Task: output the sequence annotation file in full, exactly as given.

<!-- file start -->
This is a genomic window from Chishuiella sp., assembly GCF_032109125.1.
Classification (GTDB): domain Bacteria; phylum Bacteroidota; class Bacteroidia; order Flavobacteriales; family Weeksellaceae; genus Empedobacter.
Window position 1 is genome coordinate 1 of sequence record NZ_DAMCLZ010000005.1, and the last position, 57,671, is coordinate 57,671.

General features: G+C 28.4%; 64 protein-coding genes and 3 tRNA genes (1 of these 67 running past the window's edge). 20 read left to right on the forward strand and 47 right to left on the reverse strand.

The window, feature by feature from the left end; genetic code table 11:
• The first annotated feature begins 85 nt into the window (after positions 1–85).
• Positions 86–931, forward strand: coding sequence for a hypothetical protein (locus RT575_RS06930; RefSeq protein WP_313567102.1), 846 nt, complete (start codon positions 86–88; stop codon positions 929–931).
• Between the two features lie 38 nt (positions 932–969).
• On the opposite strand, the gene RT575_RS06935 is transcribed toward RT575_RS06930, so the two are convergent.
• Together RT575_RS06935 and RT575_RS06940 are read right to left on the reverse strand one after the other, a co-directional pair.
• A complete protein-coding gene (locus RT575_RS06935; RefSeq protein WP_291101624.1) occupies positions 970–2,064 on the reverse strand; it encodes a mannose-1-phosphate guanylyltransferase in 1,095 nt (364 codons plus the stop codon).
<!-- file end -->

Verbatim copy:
This is a genomic window from Chishuiella sp., assembly GCF_032109125.1.
Classification (GTDB): domain Bacteria; phylum Bacteroidota; class Bacteroidia; order Flavobacteriales; family Weeksellaceae; genus Empedobacter.
Window position 1 is genome coordinate 1 of sequence record NZ_DAMCLZ010000005.1, and the last position, 57,671, is coordinate 57,671.

General features: G+C 28.4%; 64 protein-coding genes and 3 tRNA genes (1 of these 67 running past the window's edge). 20 read left to right on the forward strand and 47 right to left on the reverse strand.

The window, feature by feature from the left end; genetic code table 11:
• The first annotated feature begins 85 nt into the window (after positions 1–85).
• Positions 86–931, forward strand: coding sequence for a hypothetical protein (locus RT575_RS06930; RefSeq protein WP_313567102.1), 846 nt, complete (start codon positions 86–88; stop codon positions 929–931).
• Between the two features lie 38 nt (positions 932–969).
• On the opposite strand, the gene RT575_RS06935 is transcribed toward RT575_RS06930, so the two are convergent.
• Together RT575_RS06935 and RT575_RS06940 are read right to left on the reverse strand one after the other, a co-directional pair.
• A complete protein-coding gene (locus RT575_RS06935; RefSeq protein WP_291101624.1) occupies positions 970–2,064 on the reverse strand; it encodes a mannose-1-phosphate guanylyltransferase in 1,095 nt (364 codons plus the stop codon).